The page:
Outlook includes a Quick Steps feature that lets you apply multiple actions to a message with one click. Outlook includes several default Quick Steps, but you also can create your own (and delete the default ones if you don’t need them). If you regularly perform the same set of actions, creating a Quick Step and assigning it a hotkey can save you a lot of time. Here’s how they work.
The Default QuickSteps
You can find Quick Steps on the “Home” tab of Outlook. When you first start, you’ll see the default Quick Steps there. You can click any of them to apply the included actions to a selected message.
The default quick steps include:
Move to ?: Opens a window for you to select a folder to which you’d like to move the message.
To Manager: Creates a forwarded copy of the currently selected message with your manager’s address in it.
Team Email: Creates a blank message addressed to the members of your team. (If your email is managed by your employer then depending on how your Exchange administrators have configured your mailbox, Outlook may already know who your manager and team members are. If not, you’ll have to fill these in the first time you use these quick steps.)
Done: Marks the message as read and complete, and then sends it to a specified folder. The first time you use this one, you’ll have specify the folder, but from then on Outlook will remember your choice and send it to that folder every time you use the Quick Step.
Reply & Delete: Opens up a reply to the currently selected message and then deletes the currently selected message after you send the reply.
Outlook only displays Quick Steps that are available. If you haven’t got a message selected, for example, then only the “Team Email” Quick Step is shown because the other defaults work on an existing message.
How to Create a Quick Step
To add a new Quick Step, click the “Create New” option in the Quick Steps box. This opens up a new window where you can name your quick step and choose the actions you want it to perform.
When you click the “Choose an Action” drop-down menu, you get a list of possible actions, each of which may give you additional options to select. We’re going to add two actions: one to move the message to a folder and one to mark it as read.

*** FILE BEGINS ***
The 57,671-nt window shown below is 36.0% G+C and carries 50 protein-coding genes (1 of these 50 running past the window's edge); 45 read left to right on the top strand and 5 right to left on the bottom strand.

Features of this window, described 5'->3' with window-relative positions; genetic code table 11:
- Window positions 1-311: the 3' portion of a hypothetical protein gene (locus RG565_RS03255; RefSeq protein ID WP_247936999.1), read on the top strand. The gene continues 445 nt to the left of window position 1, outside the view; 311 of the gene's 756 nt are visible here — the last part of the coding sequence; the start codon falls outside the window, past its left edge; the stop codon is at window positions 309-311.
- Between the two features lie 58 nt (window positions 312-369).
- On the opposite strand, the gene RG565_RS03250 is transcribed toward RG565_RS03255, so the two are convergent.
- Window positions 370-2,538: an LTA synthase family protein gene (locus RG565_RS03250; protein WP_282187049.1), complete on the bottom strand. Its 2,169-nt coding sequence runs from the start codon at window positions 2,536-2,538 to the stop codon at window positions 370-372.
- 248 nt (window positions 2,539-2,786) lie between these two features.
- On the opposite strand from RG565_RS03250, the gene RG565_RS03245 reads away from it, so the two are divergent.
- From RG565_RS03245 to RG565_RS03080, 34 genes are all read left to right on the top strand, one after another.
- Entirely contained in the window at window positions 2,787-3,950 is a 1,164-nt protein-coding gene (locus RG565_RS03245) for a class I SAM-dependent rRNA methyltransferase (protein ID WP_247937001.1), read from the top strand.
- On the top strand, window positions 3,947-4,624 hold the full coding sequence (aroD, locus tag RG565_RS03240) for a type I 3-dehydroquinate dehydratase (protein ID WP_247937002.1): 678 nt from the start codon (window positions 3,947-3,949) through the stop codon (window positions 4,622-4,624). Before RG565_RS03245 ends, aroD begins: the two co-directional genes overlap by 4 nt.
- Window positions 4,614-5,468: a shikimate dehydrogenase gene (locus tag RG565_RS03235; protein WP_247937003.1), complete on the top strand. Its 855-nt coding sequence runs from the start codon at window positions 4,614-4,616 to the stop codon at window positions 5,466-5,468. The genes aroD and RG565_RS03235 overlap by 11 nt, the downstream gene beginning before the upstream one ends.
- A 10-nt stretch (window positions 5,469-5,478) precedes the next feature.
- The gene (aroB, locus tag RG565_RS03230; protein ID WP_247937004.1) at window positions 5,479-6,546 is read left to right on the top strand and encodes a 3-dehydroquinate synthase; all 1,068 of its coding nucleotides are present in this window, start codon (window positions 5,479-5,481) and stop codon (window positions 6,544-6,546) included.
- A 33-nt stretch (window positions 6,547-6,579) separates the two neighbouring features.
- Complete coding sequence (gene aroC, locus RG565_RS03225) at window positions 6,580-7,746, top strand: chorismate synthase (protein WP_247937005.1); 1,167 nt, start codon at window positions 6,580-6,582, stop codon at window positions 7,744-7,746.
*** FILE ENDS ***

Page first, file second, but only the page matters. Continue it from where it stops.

Select the “Move to folder” action and choose the folder to which you want messages moved. Next, click “Add Action” to add a second action. Select “Mark as read” from the drop-down menu.
Optionally, you can choose one of the built-in shortcut keys and add some text to be displayed when you hover over the Quick Step with your pointer (a brief description reminding your of the actions the Quick Step takes is helpful).
Click “Finish,” and your new Quick Step will appear in the Quick Steps box in Outlook. If you hover over the Quick Step, you’ll see the shortcut key you chose and any tooltip text you entered. Now all you have to do is select your messages and click the new QuickStep (or hit the shortcut key combo) to apply its actions.
How to Edit or Delete a QuickStep
If you want to edit or delete a Quick Step, click the small arrow at the bottom right of the Quick Steps group on the Ribbon.
This opens the “Manage Quick Steps” window.
Here you’ve got the option to edit, duplicate (which creates an exact copy of the selected Quick Step if you want a similar one but with a slight variation), or delete a Quick Step.
You can also change the order in which your Quick Steps appear on the Ribbon or create a new Quick Step.
Finally, there’s the option to “Reset to Defaults.”
Selecting the “Reset to Defaults” option deletes any Quick Steps you’ve created and recreates any default Quick Steps you might have deleted. It also removes any changes you’ve made to the default Quick Steps. Because you can’t undo this action, you’ll be shown a warning. Click “Yes” to make the reset happen.
You can also bypass the “Manage Quick Steps” window for individual Quick Step actions by right-clicking a quick step in the ribbon. This brings up a context menu where you can edit, duplicate, or delete the Quick Step.
And that’s Quick Steps. We haven’t gone through all of the possible actions you can add to a Quick Step because there are tons of them and it’s a pretty intuitive interface once you know how it works. If you want to make your Outlook experience more efficient and less time-consuming, Quick Steps are a great place to start.
This was originally posted by HowtoGeek.